Ashley A. Stanfield
Ashley A. Stanfield
I love to cook, write, and eat. And I really love to share this information with the world. I started when I realized the amount of misinformation out there in regard to cooking and food. So I decided to start gathering up everything I could, from recipes to cooking tips to restaurant reviews, to create a resource that people would actually use and enjoy. I think it's important to be passionate about food and enjoy cooking it and eating it. This is my way of sharing all that knowledge with you.

At The Kensington Arms in Redland, I’m aware that I’m the last face any kitchen brigade wants to see over a protracted financial institution excursion weekend. This boozer, a few miles from Bristol metropolis center, had been referred to me via food fans several instances, and the words “traditional” and “proper” frequently featured, as did “dependably superb Sunday lunch.” We all need one of these up our sleeve: there’s no longer trouble in the international that roast potatoes and gravy do no longer improve.

The Kensington Arms

Aside from, perhaps, gout, though via that stage, you could as properly crack on. Because it’s affectionately referred to as it it, the Kenny is one of chef Josh Eggleton’s cutting-edge projects, whom I met across a judging desk on BBC2’s Great British Menu. It became a collection celebrating “high-q”ality Britons,” in wh”ch cooks queued as much as cure trout in tribute to their forefathers and gift puddings symbolizing the Windrush.

Eggleton, I discovered here, is the face in the back of the Michelin-starred country pub The Pony & Trap in Chew Magna, and turned into an interestingly humble culinary genius, in addition to a restaurant entrepreneur who has opened some of the chip stores and restaurants around the Bristol region. Still, at some stage in TV competitions, in which cooks are pushed to be showy, thematic,, or to “co”k dinner out of doors their comfort region,” I”frequently lengthy to flavor the kind of food they think is delicious when thethey’rew not being requested to make outstanding telly. Nobody on MasterChef: The Professionals ever says, “To”ay, I’vI’veoked a leek and jersey royal potato soup and served it with clean sourdough and properly salted butter,” h”wever by way of God, every so often, I wish they would. A girl can endure only such a lot of offal bonbons with a Pernod clafoutis chaser.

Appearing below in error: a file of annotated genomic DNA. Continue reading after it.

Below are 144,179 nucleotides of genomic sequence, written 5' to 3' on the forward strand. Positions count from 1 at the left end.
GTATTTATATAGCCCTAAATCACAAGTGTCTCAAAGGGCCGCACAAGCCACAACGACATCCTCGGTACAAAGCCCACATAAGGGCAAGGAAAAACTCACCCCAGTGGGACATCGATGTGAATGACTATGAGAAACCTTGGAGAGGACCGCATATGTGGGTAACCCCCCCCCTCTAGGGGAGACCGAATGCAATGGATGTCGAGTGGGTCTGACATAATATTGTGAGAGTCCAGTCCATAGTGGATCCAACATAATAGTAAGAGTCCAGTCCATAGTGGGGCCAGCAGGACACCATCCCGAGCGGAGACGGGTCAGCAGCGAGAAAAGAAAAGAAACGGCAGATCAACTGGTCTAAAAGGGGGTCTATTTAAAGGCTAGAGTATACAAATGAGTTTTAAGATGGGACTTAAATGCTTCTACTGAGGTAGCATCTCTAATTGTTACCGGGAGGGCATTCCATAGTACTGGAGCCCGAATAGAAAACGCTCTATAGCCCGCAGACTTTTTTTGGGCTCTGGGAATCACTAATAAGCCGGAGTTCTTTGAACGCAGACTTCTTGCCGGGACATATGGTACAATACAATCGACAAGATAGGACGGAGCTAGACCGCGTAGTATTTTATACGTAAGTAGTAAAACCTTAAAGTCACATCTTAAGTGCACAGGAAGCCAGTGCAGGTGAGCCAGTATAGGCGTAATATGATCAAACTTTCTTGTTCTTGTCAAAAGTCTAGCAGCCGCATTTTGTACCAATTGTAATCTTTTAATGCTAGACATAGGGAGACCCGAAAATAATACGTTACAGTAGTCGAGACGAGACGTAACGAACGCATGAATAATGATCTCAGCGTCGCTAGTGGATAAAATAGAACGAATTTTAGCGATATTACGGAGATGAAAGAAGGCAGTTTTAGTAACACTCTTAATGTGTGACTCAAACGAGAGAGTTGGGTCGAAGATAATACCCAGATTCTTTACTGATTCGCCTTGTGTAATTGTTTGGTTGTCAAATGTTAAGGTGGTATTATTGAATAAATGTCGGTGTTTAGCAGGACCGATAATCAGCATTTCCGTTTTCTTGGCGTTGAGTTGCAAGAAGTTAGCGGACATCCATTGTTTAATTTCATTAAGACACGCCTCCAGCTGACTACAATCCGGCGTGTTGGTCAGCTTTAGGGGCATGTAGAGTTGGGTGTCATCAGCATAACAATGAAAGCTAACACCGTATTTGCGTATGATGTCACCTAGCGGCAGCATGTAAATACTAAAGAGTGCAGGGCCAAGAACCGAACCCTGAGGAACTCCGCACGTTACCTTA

Joyously, with Luke Hawkins (ex Pony & Trap) on the helm at The Kenny, the single-sheet Sunday lunch menu begins with this honest leek-and-spud pottage. It is velvety, aromatic, and balm-like. It strikes a chord in my memory of the folly of how, in recent decades, Brits were made to experience sheepish over latest decades about choosing soup as a starter, as if it’it’sst effective one step up from that other traditional Seventies opening act, “a “lass of pasteurized orange juice.” T”e Kenny has the soup to exchange all of that.

Other starters covered a crab cake with curried mayo and pickled kohlrabi, while a few crisp brawn came armed with each pickle and piccalilli. Brawn, or head cheese, is made from the wealthy, flavourful, gelatinous meat from a pigpig’sad, which all chefs swear is the nice bit.

It may not be all of us’us’savor, but if youyou’veer eaten a cheap sausage, I’mI’mirly certain youyou’vensumed a great deal worse. We were extremely joyful with a bowl of excellent, sparkling, perfectly judged Cornish mussels in a wealthy, piquant, cider-and-cream broth, which Charles chose and I stole with an extended spoon.

The Kenny, I felt after my first white peach bellini, is the kind of pub that offers you a sense of right and wrong about flagging it as much as the outdoor global. The locals are so happy right now in this space, which is a ways from huge, and its welcoming, open-kitchen returned room thathat’sppered with bizarre, culinary-themed art and staffed with the aid of people who are far, a long way more super than they need to be for a pub as if this had been the Mirabelle within the overdue Nineties. The Kenny is cleanly stored with non-sticky tables, spotless bogs, and relaxed banquettes that have now not as but been spattered with gravy.

It has the whole lot a boozer ought to have, apart from, perhaps, a disheveled-faced pub dog ambling about and begging for crisps. We drank Dashwood Pinot Gris from New Zealand at £7 a glass and waited for what is known on the menu as “Th” Main Event.” C”arles had medium-uncommon dry-elderly Hereford red meat rump – thick, pinky-purple slices, with fluffy, mild Yorkshire pudding, crisp, plump, roast potatoes, purple cabbage,, and one of those carrots which can be so fancy, they give you the best one.

- A word from our sposor -


The Kensington Arms